The back end was anchored by a couple of solid studs, Dion Phaneuf of the Caglary Flames who became legendary this season for his crushing bodychecks and creative play in the Calgary end all year long.

The Ottawa Senators Andrej Meszaros also got the nod for the back end, Meszaros who made the step up from the WHL's Vancouver Giants to the big leagues with hardly a missed step, so reliable was he this year that when the Sens ran into injury trouble during the playoffs they had no concerns what so ever about throwing him into the heat of battle.

The front line of the rookies has one thing in common for sure, scoring goals is not something that would be a problem. Washington's Alexander Ovechkin got the nod, as did Sid the Kid, Sidney Crosby from Pittsburgh, the two waged a terrific battle all year long for first year supremacy in the NHL. Joining them on the forward line is Brad Boyes of the Boston Bruins who surprised many this season with his poise on a not particularly good Bruins hockey team.

Point totals for the three show that if together they would walk over any competition, Ovechkin tallied 106 points on the year, Crosby 102 and Boyes 69 points. Giving them a combined points total of 277 points.

Which would no doubt be good for a few W's in the won-loss column over the course of season.

And the winners were…….

The NHL handed out its year end awards on Thursday night, in a gala presentation from Vancouver. With tuxedos and black ties, limos and camera flashes the NHL season came to a glamorous conclusion.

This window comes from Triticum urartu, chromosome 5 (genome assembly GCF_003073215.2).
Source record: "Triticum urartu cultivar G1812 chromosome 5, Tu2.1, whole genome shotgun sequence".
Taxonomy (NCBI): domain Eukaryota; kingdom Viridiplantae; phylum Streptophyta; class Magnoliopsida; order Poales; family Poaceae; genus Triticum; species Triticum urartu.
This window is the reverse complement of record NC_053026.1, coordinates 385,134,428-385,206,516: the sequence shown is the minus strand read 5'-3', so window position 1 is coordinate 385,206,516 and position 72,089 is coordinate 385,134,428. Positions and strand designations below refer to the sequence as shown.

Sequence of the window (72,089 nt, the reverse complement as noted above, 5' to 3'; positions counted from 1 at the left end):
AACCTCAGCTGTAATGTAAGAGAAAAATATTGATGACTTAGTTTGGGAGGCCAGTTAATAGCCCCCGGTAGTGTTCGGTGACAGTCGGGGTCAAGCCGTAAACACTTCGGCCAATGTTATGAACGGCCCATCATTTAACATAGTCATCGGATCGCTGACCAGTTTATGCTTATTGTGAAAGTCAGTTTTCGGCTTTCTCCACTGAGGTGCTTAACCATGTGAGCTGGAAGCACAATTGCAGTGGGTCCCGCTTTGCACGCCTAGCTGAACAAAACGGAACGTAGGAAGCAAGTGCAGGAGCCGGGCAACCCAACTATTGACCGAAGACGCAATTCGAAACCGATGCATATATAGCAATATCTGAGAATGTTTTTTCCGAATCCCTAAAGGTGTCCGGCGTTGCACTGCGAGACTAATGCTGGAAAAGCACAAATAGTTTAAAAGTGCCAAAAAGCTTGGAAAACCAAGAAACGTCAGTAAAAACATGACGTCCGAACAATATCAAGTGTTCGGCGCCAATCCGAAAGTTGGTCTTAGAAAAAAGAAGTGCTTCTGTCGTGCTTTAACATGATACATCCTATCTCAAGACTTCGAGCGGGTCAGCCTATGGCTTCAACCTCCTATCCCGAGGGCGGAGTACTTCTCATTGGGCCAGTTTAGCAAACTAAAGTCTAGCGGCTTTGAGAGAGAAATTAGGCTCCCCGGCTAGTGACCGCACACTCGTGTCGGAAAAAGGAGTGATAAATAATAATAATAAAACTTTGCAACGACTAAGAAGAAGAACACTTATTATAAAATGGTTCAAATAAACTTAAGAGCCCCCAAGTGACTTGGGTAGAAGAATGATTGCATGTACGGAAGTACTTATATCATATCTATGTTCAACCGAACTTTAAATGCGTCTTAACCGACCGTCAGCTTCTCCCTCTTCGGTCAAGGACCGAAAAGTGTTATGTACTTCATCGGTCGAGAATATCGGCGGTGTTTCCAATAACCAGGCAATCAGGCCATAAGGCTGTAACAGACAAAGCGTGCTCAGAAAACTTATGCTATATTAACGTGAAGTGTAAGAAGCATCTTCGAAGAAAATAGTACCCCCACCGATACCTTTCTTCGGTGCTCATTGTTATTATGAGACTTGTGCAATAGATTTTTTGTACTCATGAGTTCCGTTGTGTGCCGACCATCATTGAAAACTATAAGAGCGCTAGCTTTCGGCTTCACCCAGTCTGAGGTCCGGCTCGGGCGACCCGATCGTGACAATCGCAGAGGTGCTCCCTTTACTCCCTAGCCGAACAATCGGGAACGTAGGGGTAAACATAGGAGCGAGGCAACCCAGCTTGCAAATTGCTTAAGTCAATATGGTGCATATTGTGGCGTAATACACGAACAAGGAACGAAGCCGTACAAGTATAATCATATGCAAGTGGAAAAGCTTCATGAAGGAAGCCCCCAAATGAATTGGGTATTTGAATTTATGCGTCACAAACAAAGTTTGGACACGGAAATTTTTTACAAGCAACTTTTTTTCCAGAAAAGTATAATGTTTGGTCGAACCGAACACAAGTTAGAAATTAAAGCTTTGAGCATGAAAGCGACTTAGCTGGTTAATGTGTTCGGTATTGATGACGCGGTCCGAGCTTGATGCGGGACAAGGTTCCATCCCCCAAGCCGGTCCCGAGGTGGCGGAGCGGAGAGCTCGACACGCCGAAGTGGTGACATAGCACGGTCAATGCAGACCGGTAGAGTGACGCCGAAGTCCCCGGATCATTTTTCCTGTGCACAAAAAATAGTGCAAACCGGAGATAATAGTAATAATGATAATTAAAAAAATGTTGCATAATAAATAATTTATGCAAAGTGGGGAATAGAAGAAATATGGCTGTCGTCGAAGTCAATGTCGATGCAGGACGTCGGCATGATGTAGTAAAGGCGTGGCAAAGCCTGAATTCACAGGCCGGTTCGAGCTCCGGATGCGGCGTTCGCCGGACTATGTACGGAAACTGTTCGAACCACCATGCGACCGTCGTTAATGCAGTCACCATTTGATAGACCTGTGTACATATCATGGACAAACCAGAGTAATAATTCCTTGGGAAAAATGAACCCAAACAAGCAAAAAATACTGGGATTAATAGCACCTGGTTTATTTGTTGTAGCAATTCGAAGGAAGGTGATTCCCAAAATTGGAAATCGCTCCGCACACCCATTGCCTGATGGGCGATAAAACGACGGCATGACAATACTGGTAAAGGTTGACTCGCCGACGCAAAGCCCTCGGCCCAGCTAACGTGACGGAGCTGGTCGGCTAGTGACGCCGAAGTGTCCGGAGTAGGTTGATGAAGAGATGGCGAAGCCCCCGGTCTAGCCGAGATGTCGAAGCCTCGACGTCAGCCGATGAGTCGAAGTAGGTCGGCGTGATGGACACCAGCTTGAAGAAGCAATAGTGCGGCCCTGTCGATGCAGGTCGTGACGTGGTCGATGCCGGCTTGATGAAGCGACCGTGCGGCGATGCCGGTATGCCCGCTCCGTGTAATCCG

From crowd lined red carpets to rock stars performing, the 2006 NHL Awards were broadcast from coast to coast to coast. Ron McLean who was decked out in a suit that had to come from the Don Cherry collection, served as our genial host, the broadcast was one part polished awards presentation and one part hokey small town Little theatre project.

Some things worked, while others didn’t. McLean’s jokes sometimes seemed to miss their target, though to my credit I did get the Jose Theodore reference. But I’m not sure that a lot of the folks in the hall did. He had better luck with other material, though his interrogation of the young Calgary Flames fan seemed to go on just a wee bit too long.

They rewarded excellence and celebrated the roots of hockey all in one broadcast. Besides handing out numerous trophies and provided hockey’s royalty as presenters, the night also awarded Nelson, BC the title of home for CBC’s always popular Hockey Day in Canada location on January 13, 2007. A popular choice considering the broadcast was coming out of Vancouver!

The work was done in the hour provided, both Tom Cochrane and 54-40 got to rock the house and the hardware was delivered in a timely fashion. The festivities bring to a conclusion a very successful 2005-06 NHL Season.

For the record, the winners of the 2006 NHL Awards were:

HART TROPHY—Joe Thornton, San Jose Sharks

ART ROSS TROPHY—Joe Thornton, San Jose Sharks

MAURICE RICHARD TROPHY—Jonathon Cheechoo, San Jose Sharks

LESTER B. PEARSON TROPHY—Jaromir Jagr, New York Rangers

CALDER TROPHY—Alexander Ovechkin, Washington Capitals

NORRIS TROPHY—Niklas Lidstrom, Detroit Red Wings

SELKE TROPHY—Rod Brind’Amour, Carolina Hurricanes

LADY BYNG TROPHY—Pavel Datsyuk, Detroit Red Wings

VEZINA TROPHY—MiIkka Kiprusoff, Calgary Flames

WILLIAM JENNINGS TROPHY-Miikka Kiprusoff, Calgary Flames

MASTERTON TROPHY—Teemu Selanne, Anaheim Ducks

KING CLANCY TROPHY—Olaf Kolzig, Washington Capitals

ADAMS TROPHY—Lindy Ruff, Buffalo Sabres

CONN SMYTHE TROPHY--Cam Ward, Carolina Hurricanes

Wednesday, June 21, 2006

Mr. Coyne writes a thesis!

The front page of Canada's National Post featured an epic presentation for Canada's one and only real love, that of the good ole hockey game!

As Andrew Coyne writes, there's a casual interest in the likes of baseball, basketball and football be it Canadian (which can stir the nations emotions in November), American or that roundball version playing out in Germany right now.

But it's hockey that is our passion, it's hockey that rules our world.